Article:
Lithium-ion batteries have allowed us to make some pretty impressive advancements in energy storage.They're not the most environmentally sustainable option, as they still lose capacity and degrade over time, and there is a slight risk of them exploding, but generally speaking, they've been the best option for our needs.
Until now. Maybe.
In a recent article in the journal Matter, a team of scientists at the University of Maryland and University of Houston explained how they created a stable and sustainable alternative using zinc ions derived from, of all things, crab shells.
As The Daily Beast explains:
Zinc-based batteries have yet to be commercialized because of a well-known problem: Zinc ions will crash out of the water-based solution in the battery and form protrusions called dendrites that over time cause the battery to short. Existing solutions to prevent dendrites from forming end up reducing the battery's performance. Hu and his team decided to test out whether chitosan, an abundant compound that comes from the exoskeletons of crustaceans, could stabilize the zinc without massively impeding the battery.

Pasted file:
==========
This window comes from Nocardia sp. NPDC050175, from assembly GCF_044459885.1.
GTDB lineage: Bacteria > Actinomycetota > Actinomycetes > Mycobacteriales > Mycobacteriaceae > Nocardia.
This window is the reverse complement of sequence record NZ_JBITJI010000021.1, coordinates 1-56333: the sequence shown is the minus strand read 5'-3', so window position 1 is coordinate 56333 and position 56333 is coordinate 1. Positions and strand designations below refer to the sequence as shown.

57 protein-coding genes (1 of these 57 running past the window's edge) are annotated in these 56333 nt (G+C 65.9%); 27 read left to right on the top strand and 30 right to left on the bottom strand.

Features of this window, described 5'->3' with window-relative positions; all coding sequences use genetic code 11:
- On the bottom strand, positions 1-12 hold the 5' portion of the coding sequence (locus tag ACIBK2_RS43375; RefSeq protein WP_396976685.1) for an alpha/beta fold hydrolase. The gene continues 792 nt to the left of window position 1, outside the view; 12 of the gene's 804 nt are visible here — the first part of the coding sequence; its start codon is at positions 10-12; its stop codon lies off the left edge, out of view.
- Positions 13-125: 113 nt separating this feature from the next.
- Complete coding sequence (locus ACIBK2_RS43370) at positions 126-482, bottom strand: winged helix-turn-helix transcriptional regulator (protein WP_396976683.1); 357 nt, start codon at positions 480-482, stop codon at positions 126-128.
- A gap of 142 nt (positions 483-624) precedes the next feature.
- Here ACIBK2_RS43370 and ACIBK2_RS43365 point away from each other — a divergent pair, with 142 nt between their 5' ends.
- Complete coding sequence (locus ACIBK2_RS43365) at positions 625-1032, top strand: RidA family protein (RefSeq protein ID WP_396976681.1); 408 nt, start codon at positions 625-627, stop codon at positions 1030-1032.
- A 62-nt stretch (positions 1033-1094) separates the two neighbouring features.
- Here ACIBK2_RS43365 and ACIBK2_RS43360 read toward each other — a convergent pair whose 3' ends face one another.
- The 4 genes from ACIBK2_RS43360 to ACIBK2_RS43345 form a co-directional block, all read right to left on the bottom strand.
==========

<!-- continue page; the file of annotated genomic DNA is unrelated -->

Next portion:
They designed a porous structure of chitosan and zinc, which outperformed existing zinc batteries and remained nearly 100 percent efficient after hundreds of charging cycles. Then, the team buried the structures in soil. After two months, there were clear signs of the zinc and chitosan decomposing, and the structure fully decomposed after five months.
No wonder we all become crabs in the end. They truly are nature's greatest achievement.
The Future of Renewable Energy May Be This Battery Made From Crab Shells [Maddie Bender / The Daily Beast]
A sustainable chitosan-zinc electrolyte for high-rate zinc-metal batteries [Meiling Wu, Ye Zhang, Lin Xu, Chunpeng Yang, Min Hong, Mingjin Cui, Bryson C. Clifford, Shuaiming He, Shuangshuang Jing, Yan Yao, and Liangbing Hu / Matter]
Image: Public Domain via Pixahive